A young girl crouches over a basket in a garden. She bites into a freshly picked strawberry.

Farm to Early Care and Education: Growing Healthy Eaters


November 4, 2019 - <mshedd@msu.edu>

Early care and education (ECE) programs can use farm to ECE to help children learn better.

Farm to ECE includes purchasing and serving local foods in meals and snacks, as well as experiences like gardening with children and other educational activities related to food, nutrition, and agriculture.

Children and families eat more local fruits and vegetables when ECE programs offer farm to ECE.

Farm to ECE can be beneficial in any setting, including:

  • Licensed family child care homes
  • Unlicensed family child care homes
  • Child care centers
  • Head Start or Early Head Start programs
  • Privately funded preschools
  • State-funded preschools
  • Preschool or child care based in K-12 schools/districts
  • Tribal child care programs

Why use farm to ECE?

  • Improve children’s eating behaviors, including their willingness to try new foods.
  • Develop children’s awareness and knowledge of healthy eating, where food comes from, seasonality, gardening, and agriculture.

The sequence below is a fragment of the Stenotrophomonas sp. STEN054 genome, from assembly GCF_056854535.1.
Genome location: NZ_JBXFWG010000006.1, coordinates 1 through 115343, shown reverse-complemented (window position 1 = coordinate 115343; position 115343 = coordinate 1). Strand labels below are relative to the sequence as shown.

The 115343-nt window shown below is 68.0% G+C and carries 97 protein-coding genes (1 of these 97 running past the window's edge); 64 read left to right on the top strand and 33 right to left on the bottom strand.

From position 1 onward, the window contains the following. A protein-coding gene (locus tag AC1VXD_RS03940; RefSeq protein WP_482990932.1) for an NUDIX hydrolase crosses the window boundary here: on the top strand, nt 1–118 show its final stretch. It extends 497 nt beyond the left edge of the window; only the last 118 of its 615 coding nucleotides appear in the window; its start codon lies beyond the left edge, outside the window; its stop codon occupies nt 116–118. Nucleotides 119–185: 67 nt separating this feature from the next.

• Serve more healthy foods in early care and education settings.
  • Connect with community partners to increase resources such as garden supplies, food vendor sources, and buying capacity.
  • Support local farmers and food businesses.
  • Deepen family engagement through gardening opportunities, sharing family recipes and food preferences, and influencing healthy eating in families.

Five steps to grow your farm to ECE program

  1. Get Started
    • Learn about seasonality and what grows in your area
    • Find places in your menu to use local foods, substitute local products when in season, or introduce new recipes at snacks or meals
  2. Build Community Connections
  3. Prepare to Purchase Local Foods
    • Develop a procurement plan for your program
    • Gather information about potential vendors
  4. Choose Foods and Vendors
    • Ask local vendors about their products, practices, and prices
    • Discuss food safety and logistics with farmers and vendors
  5. Purchase Local Foods
    • Engage in conversations, taste tests, and other activities around new foods
    • Keep records of your purchases

Find the right purchasing options and resources for your programs

Small family child care homes and centers

Large child care centers

Finding funding for farm to ECE

USDA Child and Adult Care Food Program (CACFP) funds can be used to purchase local foods and gardening supplies to help you serve fresh, healthy foods in child care settings. Learn more.




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